Also, if this particular infringing site is actually listed at t-shirtcountdown.com, you can email t-shirtcountdown and it will be removed.

Here's a good website for checking to see if your content has been copied...it's startling what you find sometimes: http://www.copyscape.com/

It sounds like you are already taking the right steps.
 

·
Registered
Joined
·
34 Posts
Discussion Starter · #8 ·
We sent a cease and desist and Cafe Press removed our designs. To get money would mean filing a lawsuit in their state and paying lawyers, etc. If the designs were not removed, we would probably would have sued out of principal in order to protect our copyrights. I think it's critical that you have a track record of at least trying to protect your intellectual property, whether or not you have the resources to sue someone.

You never know if your shirt will be the next mega hit.
 

·
Registered
Joined
·
1,029 Posts
I emailed this guy, end he refuses to remove my shirt, saying that is not protected by copyright. I have emailed ebay now, and am waiting to hear from them. I am pissed as hell at this guy. If I have to sue him, I will out of principle.

If ebay doesnt remove it, I think ill put up about 50 buy it nows for this t-shirt at a rediculious price, to put him out of business with this shirt at least.

My shirt is at least a small 'mega hit'. I get 200-300 views on it every auction on ebay I put up, and almost always sell it.

Do you think my shirt is protected by copyright laws? My interpertations of the laws is that it IS. The shirt with the graphics, and everything the way they are was my original idea, although the phrase has been used before, but not on a t-shirt. The guy copied everything, including the description directly off of my auction.
 

·
Registered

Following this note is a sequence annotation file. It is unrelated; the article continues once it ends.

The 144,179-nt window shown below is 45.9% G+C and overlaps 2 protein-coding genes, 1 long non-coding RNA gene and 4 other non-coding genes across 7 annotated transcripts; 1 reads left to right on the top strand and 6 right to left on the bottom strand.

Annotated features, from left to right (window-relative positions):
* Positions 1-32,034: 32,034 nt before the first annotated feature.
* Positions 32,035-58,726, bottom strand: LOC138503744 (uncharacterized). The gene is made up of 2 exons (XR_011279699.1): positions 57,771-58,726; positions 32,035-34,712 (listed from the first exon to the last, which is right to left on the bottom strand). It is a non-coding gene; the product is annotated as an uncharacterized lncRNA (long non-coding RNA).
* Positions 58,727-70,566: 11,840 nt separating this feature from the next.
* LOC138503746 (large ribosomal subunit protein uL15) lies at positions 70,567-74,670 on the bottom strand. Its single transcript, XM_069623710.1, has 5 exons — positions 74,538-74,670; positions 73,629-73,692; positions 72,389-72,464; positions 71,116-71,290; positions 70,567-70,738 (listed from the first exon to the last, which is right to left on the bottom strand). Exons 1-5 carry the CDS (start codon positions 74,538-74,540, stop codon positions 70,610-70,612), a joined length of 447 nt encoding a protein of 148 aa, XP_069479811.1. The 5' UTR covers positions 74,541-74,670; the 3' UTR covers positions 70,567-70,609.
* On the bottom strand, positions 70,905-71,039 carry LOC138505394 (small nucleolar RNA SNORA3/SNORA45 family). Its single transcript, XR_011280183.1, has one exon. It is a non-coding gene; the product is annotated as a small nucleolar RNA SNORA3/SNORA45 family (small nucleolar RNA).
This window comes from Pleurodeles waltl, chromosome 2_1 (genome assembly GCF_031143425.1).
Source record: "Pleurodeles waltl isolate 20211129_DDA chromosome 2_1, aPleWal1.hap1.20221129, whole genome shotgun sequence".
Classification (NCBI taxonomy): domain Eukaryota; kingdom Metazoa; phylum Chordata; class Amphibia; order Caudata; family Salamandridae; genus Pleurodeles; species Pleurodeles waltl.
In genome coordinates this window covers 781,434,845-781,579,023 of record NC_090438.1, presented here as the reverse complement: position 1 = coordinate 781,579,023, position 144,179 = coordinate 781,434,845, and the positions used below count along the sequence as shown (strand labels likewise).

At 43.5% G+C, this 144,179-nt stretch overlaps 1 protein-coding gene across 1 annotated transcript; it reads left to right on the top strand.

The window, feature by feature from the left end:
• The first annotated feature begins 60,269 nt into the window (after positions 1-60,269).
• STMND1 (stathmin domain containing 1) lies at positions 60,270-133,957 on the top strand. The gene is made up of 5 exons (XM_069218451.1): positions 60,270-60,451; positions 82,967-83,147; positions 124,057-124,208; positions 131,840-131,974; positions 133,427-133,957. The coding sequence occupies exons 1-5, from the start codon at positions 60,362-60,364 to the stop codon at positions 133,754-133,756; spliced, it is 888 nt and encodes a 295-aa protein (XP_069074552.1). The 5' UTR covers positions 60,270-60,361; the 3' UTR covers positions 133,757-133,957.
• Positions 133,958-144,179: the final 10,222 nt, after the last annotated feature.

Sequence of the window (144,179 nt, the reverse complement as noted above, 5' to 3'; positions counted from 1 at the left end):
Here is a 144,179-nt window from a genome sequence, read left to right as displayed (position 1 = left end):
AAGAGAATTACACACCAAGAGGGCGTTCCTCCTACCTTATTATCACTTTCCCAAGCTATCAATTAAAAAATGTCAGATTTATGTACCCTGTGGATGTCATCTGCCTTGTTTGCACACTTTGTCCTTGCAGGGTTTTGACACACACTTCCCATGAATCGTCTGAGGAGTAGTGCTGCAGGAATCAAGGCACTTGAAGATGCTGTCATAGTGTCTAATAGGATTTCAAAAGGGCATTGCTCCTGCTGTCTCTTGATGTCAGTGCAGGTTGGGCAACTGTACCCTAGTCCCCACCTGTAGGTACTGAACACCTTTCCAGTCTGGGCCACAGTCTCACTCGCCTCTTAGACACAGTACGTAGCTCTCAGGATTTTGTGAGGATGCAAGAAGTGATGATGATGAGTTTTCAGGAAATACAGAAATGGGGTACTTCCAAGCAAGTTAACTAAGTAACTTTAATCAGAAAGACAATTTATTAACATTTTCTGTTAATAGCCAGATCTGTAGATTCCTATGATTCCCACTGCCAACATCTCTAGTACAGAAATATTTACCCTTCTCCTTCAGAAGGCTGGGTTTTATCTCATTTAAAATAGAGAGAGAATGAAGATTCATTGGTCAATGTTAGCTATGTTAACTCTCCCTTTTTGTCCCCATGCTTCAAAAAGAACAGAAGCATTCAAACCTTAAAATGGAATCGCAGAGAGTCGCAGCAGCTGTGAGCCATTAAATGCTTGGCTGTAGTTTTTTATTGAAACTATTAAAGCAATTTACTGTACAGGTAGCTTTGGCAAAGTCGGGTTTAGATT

Joined
·
249 Posts
Twinge said:
That is basically the problem; it is your copyright, but can you PROOVE it?
A slogan/design is not copyright protected unless it's been filed. If it is indeed copyright protected then there would be no problem proving that you hold a copyright on said slogan/design.
 

·
Registered
Joined
·
29 Posts
Hindsight is just that, hindsight. If you want to be in business, it is important to act responsibly and protect yourself and your designs. After all, it's all about making and keeping the money. My advice is to never be foolish when it comes to spending a bit of extra money upfront to protect yourself. It can save you a bundle in the long run. Whether it's a few hundred extra or a thousand or more, it is the smart and professional thing to do. I have learned this the hard way. Particularly if you believe you have unique designs that will appeal to a large segment of the population. Believe me, there will always be people out to screw you, so don't be foolish and screw yourself by looking to save a bit of money up front. Business is like sex, you need protection...in this case a copyright!
notyetdone
 

·
Registered
Joined
·
249 Posts
jdr8271 said:
This is the shirt: http://radicalrags.com/pro_choice.html

Jay, technically you cant even file for a copyright if you are not the intellectual owner of the design. Applying for a copyright is a formality. Although you are right that there would be no problem if I had officially registered the copyright.